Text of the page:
Wireless Companies Aren't Really Evil, They Only Act That Way

"We can't trust AT&T or the other wireless carriers to do the right thing, ever... And the reason is that the carriers are evil - pure and simple. They don't act in the best interests of users; they act in accordance with their own lazy self interests."

"And it’s time for this to stop."

These quotes were taken from Paul Thurrott's blog post from Saturday venting his and other Microsoft Windows phone customers' utter frustration with AT&T's refusal to update their phone's software. Thurrott is the news editor for Windows IT Pro.

Thurrott's beef is that even though AT&T is Microsoft’s premier carrier partner for Windows Phone, it is refusing to issue an available update to Windows Phone 8107 which corrects a number of bugs, including one that causes the onscreen keyboard to disappear when someone is typing. And according to Thurrott, AT&T's behavior is routine:

"AT&T ... has been the most aggressive about [blocking software updates]. In fact, it’s never immediately delivered a Microsoft software update to customers. Not once."

The reason seems to be about money, since AT&T wants its customers to buy a new mobile phone rather than updating (and keeping) an old one.

Well, blocking software updates to your mobile phone in order to force you to buy a new one is nasty, but if that behavior makes wireless carriers pure evil, I wonder what their refusal to stop the cramming ("the practice of placing unauthorized, misleading or deceptive charges on your telephone bill") of your mobile phone bill with deceptive charges makes them.

A disturbing story in Saturday's New York Times tells about how wireless companies (AT&T was, again, the prime culprit, but Verizon was mentioned too) are continuing to allow third-party companies to send text messages offering unsolicited services (like receiving your horoscope three times a week for only $9.99 per month) to its customers' mobile phones. While that is annoying enough, you also have to opt out of the unsolicited service being offered in the text message for you not to be charged for it, a fact which is usually written in the fine print at the bottom of the text message.

Your only recourse, if you failed to see that it was an opt-out text message, is to call the wireless company and tell them that you didn't order the service; that is if you noticed the charge on your phone bill in the first place.

And even if you do opt out, the Times adds, often the third party goes ahead and charges your phone bill for the service anyway.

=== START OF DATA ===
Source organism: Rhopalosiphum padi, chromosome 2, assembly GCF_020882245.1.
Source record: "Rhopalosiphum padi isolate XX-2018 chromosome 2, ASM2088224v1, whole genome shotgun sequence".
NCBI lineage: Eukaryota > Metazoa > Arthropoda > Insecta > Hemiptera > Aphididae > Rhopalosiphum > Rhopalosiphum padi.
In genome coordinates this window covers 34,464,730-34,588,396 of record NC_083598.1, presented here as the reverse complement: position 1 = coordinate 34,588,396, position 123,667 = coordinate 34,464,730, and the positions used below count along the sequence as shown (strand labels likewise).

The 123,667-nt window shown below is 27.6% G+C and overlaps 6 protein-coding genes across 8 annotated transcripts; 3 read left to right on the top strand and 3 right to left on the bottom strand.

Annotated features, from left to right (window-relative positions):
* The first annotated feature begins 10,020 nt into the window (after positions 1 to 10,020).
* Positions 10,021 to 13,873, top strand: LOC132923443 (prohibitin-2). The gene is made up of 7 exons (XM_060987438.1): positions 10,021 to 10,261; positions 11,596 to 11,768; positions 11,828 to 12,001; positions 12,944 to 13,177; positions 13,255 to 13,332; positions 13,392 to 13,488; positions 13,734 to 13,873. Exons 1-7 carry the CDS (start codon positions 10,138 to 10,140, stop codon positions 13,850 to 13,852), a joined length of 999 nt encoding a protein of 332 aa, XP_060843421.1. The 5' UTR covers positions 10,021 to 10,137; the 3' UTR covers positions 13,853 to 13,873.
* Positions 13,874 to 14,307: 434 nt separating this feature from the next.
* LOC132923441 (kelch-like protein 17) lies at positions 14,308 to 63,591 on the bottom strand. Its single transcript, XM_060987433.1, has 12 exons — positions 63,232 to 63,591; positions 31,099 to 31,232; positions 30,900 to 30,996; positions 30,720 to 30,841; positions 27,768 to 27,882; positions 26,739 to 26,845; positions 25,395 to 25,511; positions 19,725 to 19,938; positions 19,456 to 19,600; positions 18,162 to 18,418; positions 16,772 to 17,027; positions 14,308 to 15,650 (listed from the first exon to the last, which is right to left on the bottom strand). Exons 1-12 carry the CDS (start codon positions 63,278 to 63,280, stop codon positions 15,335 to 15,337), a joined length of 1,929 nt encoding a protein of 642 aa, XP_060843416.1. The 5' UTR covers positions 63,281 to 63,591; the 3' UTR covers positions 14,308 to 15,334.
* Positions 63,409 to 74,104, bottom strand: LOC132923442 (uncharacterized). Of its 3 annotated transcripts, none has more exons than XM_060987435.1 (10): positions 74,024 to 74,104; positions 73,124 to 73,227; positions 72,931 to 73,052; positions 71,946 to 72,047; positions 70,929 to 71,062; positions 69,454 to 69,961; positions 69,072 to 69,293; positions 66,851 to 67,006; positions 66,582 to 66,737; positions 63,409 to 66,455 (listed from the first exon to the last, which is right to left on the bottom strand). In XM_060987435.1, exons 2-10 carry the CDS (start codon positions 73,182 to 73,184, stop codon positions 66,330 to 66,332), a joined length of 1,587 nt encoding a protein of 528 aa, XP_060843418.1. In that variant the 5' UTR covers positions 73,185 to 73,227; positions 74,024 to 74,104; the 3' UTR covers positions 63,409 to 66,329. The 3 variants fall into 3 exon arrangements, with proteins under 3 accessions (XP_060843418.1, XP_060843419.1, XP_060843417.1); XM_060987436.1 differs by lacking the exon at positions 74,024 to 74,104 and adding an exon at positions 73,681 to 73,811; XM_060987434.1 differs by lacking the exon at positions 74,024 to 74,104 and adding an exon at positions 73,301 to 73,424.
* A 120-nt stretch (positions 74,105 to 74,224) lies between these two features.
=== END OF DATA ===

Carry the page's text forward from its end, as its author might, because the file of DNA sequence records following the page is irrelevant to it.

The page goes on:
Now, why would a wireless carrier like AT&T (or Verizon) allow third-party companies to do that? Yes, you guessed it, apparently the carriers make really good money on the deal.

In the Times article, a spokesperson representing AT&T at first denied that AT&T made any money off of cramming, but when the Times reporter repeatedly pressed the spokesperson to confirm her statement, she eventually responded by only saying:

"AT&T has no further comment at this time."

The Times reporter says in his next story he is going write about this:

"We will ask this question of the Federal Communications Commission and any carriers that will return our calls: Why wasn't cramming relegated to the dustbin of schemes - either by corporate fiat or force of law or litigation - years ago?"

Okay, so far we have blocking of software updates as pure evil, cramming as purer evil, and for our final example that we will label purest resident evil, we have a Today Show-MSNBC story about the outright refusal of the wireless carriers to blacklist stolen cell phones. According to the story, nearly 70 big US city police chiefs have sent a letter to federal government demanding that once phones are reported as stolen or lost that they be banned from being able to receive service anywhere. The reason is that there has been an epidemic of people having their cell phones stolen and often being beaten up in the process. Law enforcement hopes phones will be less of a prize to muggers if criminals know that they'll be useless within an hour of being stolen.

However, the wireless companies are refusing saying via its spokesperson at the CTIA - The Wireless Association that it is "not that simple" to do, even though it has been done with good effect in the UK for a decade, in Australia for several years, and most recently is set to begin in Costa Rica. That it is "not that simple" to do is a curious statement for CTIA to make given that the Vodafone Australia's web site implies the process is quite easy, and describes how simple it is for a customer to blacklist their lost or stolen phone.

In fact, the CTIA spokesperson with a perfectly straight face (you should watch the accompanying video) states in the story that before the wireless carriers blacklist mobile phones,

"We want to make sure that whatever we put in place works and it's effective and it is comprehensive."

In fact, the solution the CTIA thinks is needed has to be so comprehensive that apparently all the other countries in the world have to blacklist their mobile phones first before US wireless carriers will feel their blacklisting of mobile phones will be effective:

"Let's make sure we get, for example, Mexican service providers, Central American, South American, African, Chinese."

And surprise, surprise, the not so hidden secret is that, once more, it is all about money. Why blacklist a phone when it can be reactivated and generate more revenue for a wireless carrier?

Why the FCC doesn't step in and force wireless carriers to blacklist any mobile phone reported lost or stolen is beyond me given that it apparently disapproves of the practice, although I would venture a guess it is all about the lobbying money aimed there too. Maybe the Times reporter can ask the FCC about blacklisting while he's at it.

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